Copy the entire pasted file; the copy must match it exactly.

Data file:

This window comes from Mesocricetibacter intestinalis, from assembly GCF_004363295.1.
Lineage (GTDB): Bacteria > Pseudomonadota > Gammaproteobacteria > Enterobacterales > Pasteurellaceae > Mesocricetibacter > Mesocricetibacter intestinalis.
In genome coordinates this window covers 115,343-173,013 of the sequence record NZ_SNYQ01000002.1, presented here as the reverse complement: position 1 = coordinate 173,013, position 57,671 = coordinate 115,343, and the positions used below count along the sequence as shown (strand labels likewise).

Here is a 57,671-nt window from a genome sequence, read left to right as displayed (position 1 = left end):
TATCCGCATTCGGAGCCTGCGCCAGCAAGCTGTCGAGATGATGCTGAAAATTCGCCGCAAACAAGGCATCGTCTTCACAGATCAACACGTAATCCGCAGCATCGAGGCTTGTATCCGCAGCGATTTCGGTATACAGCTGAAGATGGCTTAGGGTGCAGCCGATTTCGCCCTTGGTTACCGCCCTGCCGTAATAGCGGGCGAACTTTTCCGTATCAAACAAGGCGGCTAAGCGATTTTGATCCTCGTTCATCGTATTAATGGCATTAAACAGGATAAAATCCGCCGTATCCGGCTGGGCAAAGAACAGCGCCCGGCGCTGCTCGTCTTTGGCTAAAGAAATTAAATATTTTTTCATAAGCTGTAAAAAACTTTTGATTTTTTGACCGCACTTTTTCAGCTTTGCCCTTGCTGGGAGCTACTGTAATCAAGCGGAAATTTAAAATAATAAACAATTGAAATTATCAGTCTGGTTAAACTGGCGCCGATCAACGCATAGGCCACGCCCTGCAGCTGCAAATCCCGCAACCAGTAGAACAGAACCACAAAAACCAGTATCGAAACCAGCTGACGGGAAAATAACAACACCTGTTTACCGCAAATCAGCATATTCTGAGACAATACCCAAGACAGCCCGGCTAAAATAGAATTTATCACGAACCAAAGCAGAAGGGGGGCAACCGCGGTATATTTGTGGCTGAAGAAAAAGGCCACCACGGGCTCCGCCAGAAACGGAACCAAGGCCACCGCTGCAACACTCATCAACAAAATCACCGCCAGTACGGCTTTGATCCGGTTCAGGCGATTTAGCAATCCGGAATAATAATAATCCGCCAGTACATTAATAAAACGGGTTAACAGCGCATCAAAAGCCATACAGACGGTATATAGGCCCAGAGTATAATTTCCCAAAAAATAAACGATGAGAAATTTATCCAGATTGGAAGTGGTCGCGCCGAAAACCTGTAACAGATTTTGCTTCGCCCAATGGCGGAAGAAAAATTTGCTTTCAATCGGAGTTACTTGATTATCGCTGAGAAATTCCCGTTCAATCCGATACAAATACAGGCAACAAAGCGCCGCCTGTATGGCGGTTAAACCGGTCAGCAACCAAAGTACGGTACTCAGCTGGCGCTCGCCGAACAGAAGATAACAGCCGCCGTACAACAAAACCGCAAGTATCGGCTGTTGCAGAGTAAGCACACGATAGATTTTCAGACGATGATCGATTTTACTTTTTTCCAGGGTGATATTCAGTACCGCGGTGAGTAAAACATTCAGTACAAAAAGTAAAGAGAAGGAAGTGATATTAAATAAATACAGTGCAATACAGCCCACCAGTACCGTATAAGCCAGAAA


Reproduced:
This window comes from Mesocricetibacter intestinalis, from assembly GCF_004363295.1.
Lineage (GTDB): Bacteria > Pseudomonadota > Gammaproteobacteria > Enterobacterales > Pasteurellaceae > Mesocricetibacter > Mesocricetibacter intestinalis.
In genome coordinates this window covers 115,343-173,013 of the sequence record NZ_SNYQ01000002.1, presented here as the reverse complement: position 1 = coordinate 173,013, position 57,671 = coordinate 115,343, and the positions used below count along the sequence as shown (strand labels likewise).

Here is a 57,671-nt window from a genome sequence, read left to right as displayed (position 1 = left end):
TATCCGCATTCGGAGCCTGCGCCAGCAAGCTGTCGAGATGATGCTGAAAATTCGCCGCAAACAAGGCATCGTCTTCACAGATCAACACGTAATCCGCAGCATCGAGGCTTGTATCCGCAGCGATTTCGGTATACAGCTGAAGATGGCTTAGGGTGCAGCCGATTTCGCCCTTGGTTACCGCCCTGCCGTAATAGCGGGCGAACTTTTCCGTATCAAACAAGGCGGCTAAGCGATTTTGATCCTCGTTCATCGTATTAATGGCATTAAACAGGATAAAATCCGCCGTATCCGGCTGGGCAAAGAACAGCGCCCGGCGCTGCTCGTCTTTGGCTAAAGAAATTAAATATTTTTTCATAAGCTGTAAAAAACTTTTGATTTTTTGACCGCACTTTTTCAGCTTTGCCCTTGCTGGGAGCTACTGTAATCAAGCGGAAATTTAAAATAATAAACAATTGAAATTATCAGTCTGGTTAAACTGGCGCCGATCAACGCATAGGCCACGCCCTGCAGCTGCAAATCCCGCAACCAGTAGAACAGAACCACAAAAACCAGTATCGAAACCAGCTGACGGGAAAATAACAACACCTGTTTACCGCAAATCAGCATATTCTGAGACAATACCCAAGACAGCCCGGCTAAAATAGAATTTATCACGAACCAAAGCAGAAGGGGGGCAACCGCGGTATATTTGTGGCTGAAGAAAAAGGCCACCACGGGCTCCGCCAGAAACGGAACCAAGGCCACCGCTGCAACACTCATCAACAAAATCACCGCCAGTACGGCTTTGATCCGGTTCAGGCGATTTAGCAATCCGGAATAATAATAATCCGCCAGTACATTAATAAAACGGGTTAACAGCGCATCAAAAGCCATACAGACGGTATATAGGCCCAGAGTATAATTTCCCAAAAAATAAACGATGAGAAATTTATCCAGATTGGAAGTGGTCGCGCCGAAAACCTGTAACAGATTTTGCTTCGCCCAATGGCGGAAGAAAAATTTGCTTTCAATCGGAGTTACTTGATTATCGCTGAGAAATTCCCGTTCAATCCGATACAAATACAGGCAACAAAGCGCCGCCTGTATGGCGGTTAAACCGGTCAGCAACCAAAGTACGGTACTCAGCTGGCGCTCGCCGAACAGAAGATAACAGCCGCCGTACAACAAAACCGCAAGTATCGGCTGTTGCAGAGTAAGCACACGATAGATTTTCAGACGATGATCGATTTTACTTTTTTCCAGGGTGATATTCAGTACCGCGGTGAGTAAAACATTCAGTACAAAAAGTAAAGAGAAGGAAGTGATATTAAATAAATACAGTGCAATACAGCCCACCAGTACCGTATAAGCCAGAAA